Basketball talk: The not-so-inevitable title run of the Golden State Warriors

I’ve been spoiled with Bay Area championships through the first quarter century of my life.

It all started in 2010 when the Giants started miraculously winning championships every even year with a ragtag group of washed up position players (but supported by an all-time great pitching staff.)

Then in 2014 when the Giants earned their third title in five years and it seemed like Bay Area sports had used up all their luck for the next century, the Warriors started a dominant streak of their own and toppled arguably the greatest player of all time to bring the first basketball title to the Bay since ’75.

However, it’s worth noting the Warriors’ rise to the top was not as random as the Giants.

In 2009, with the seventh pick in the draft, the Warriors selected a scrawny point guard from Charlotte, North Carolina. No one, and certainly not the five teams that selected before the Warriors in ’09 (Minnesota had two picks), felt that this guy would amount to much.

Little did they know that he had multiple rings and MVPs in his future.

The first piece of the puzzle had been set, followed by a prophetic decision to trade Monta Ellis and continued excellent drafting that netted a Defensive Player of the Year and one of the greatest shooters of all time to complement Steph. The stars had aligned and created an environment that attracted Kevin Durant, one of the greatest scorers of all time. I’d say this title run didn’t involve much luck at all. It was quite methodic.

So I sit on my friend’s couch wearing my Draymond Green jersey with pride and watch the Warrior’s take their third title in four years with ease from the Cleveland Cavaliers, and this one just feels different from years past.

I don’t jump up in joy and run around the neighborhood screaming. There’s no anxiety. My heart continues pumping at a normal rate (however, yes, the conference finals with the Rockets was a different story.) I text Kai Borer a trophy emoji, call it a night, and calmly ride my bike home.

This championship is different. I’ve fully expected this moment to arrive for a year.

Here’s what I wrote on June 14, 2017:

“So let me just make my official call for 2018 now. Dubs repeat. Title stays in the Bay.

“Pressure is on Steph and KD. Go get it done.”

Now this is by no means the most ballsy prediction. It was actually the safest bet, especially at the time pre-CP3 to Houston trade, but it goes to show an overall sentiment I think many Warriors fans felt.

Now the Warriors players definitely felt the same way and did their best to make me second guess myself many times on their road to the championship.

Streaks of lazy defense, lackadaisical decision making, key injuries, shooting slumps from Steph, and an overall lack of urgency led to nine wins less than the season before and a sense of vulnerability. Could the champs be brought down after all?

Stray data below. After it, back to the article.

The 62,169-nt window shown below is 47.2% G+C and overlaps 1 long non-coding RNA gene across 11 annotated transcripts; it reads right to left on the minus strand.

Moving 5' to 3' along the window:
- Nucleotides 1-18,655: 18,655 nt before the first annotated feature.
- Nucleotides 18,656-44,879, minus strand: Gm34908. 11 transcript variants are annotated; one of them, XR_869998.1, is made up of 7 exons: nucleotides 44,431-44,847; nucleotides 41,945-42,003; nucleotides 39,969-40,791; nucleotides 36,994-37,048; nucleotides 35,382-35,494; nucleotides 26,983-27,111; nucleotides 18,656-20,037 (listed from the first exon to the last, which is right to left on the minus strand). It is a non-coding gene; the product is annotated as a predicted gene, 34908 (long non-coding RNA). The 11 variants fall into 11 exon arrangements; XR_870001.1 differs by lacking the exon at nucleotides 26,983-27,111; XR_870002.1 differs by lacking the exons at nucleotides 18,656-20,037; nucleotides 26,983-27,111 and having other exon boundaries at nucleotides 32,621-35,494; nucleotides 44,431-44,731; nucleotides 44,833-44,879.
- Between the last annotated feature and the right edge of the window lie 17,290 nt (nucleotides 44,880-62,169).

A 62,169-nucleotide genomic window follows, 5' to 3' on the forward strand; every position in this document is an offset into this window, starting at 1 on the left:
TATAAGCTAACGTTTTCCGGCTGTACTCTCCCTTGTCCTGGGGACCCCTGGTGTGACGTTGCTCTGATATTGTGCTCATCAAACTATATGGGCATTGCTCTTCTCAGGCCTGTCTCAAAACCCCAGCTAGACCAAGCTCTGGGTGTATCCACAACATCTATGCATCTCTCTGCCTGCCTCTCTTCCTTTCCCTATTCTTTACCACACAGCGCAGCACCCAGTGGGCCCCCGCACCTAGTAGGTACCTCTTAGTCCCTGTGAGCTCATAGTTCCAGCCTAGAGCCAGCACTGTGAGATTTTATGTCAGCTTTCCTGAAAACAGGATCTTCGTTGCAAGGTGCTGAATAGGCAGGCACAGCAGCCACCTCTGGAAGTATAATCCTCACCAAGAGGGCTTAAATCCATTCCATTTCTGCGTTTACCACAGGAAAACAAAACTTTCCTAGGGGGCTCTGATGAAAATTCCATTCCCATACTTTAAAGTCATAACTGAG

When the postseason rolled around the Dubs got it done, especially Steph and KD, as if they heard my request in 2017. Both were brilliant in the Finals and equally deserving of the Finals MVP that ultimately went to KD. Additionally, Klay and Draymond did Klay and Draymond things, Iguodala proved to us that he’s not as washed up as we thought, Steve Kerr thankfully kept Zaza’s ass glued to the bench for the greater good, and the Warrior’s musical chairs bench rotation came in when called upon and all chipped in.

It was (mostly) a beautiful thing to watch.

Looking ahead, the summer of 2018 is set to be an interesting one as far as the landscape of the NBA. With big names such as Lebron James, Chris Paul, and Paul George as free agents and plenty of other trade rumors flying around, the Warrior’s biggest competitor may be very different next year.

However, all that said, I am going to hold my 2017 prediction again in 2018: the Warriors will three-peat in their last year in Oakland before crossing the Bay Bridge to their new home in the City. Again, not a ballsy prediction, nor a tough one to make for me, but just saying.

As Bay Area fans, let’s sit back and enjoy this dynasty while it lasts. All dynasties come to an end, but it seems like this one still has quite a bit more gas left in the tank.


Photo: Justin K. Aller/Getty Images

5 thoughts on “Basketball talk: The not-so-inevitable title run of the Golden State Warriors

  1. Evan: Too bad you’re too young to remember the 1980s, the decade of the 49ers — when Coach Bill Walsh, QBs Joe Montana and Steve Young and receivers Dwight Clark and Jerry Rice were among the Niners who led SF to enough glory and enough championships to keep the city’s athletes in gaudy Super Bowl rings that made some of them look like they were sporting diamond-studded brass knuckles on their fingers! Go Niners!

    Good column about the Warriors and a bit different than your writings about surfing and your world travels. Good stuff.


    1. Thanks Lee. Unfortunately I missed the 80’s. I grew up in a time when bay area sports were more or less terrible (Giants lost in the world series in ’02 and the Raiders lost in the super bowl that same year, that was all I had to cheer for).

      Thanks for reading. See you soon.


      1. EQ, Any predictions regarding the Warriors bench players, who will be back
        who will be cut loose for next year?


      2. There is a good article on The Athletic about this. It has a pay wall, so I just emailed you the text. Basically, they are probably going to gut out a lot of the aging bench and rely a lot on the younger guys to fill in the rotation.


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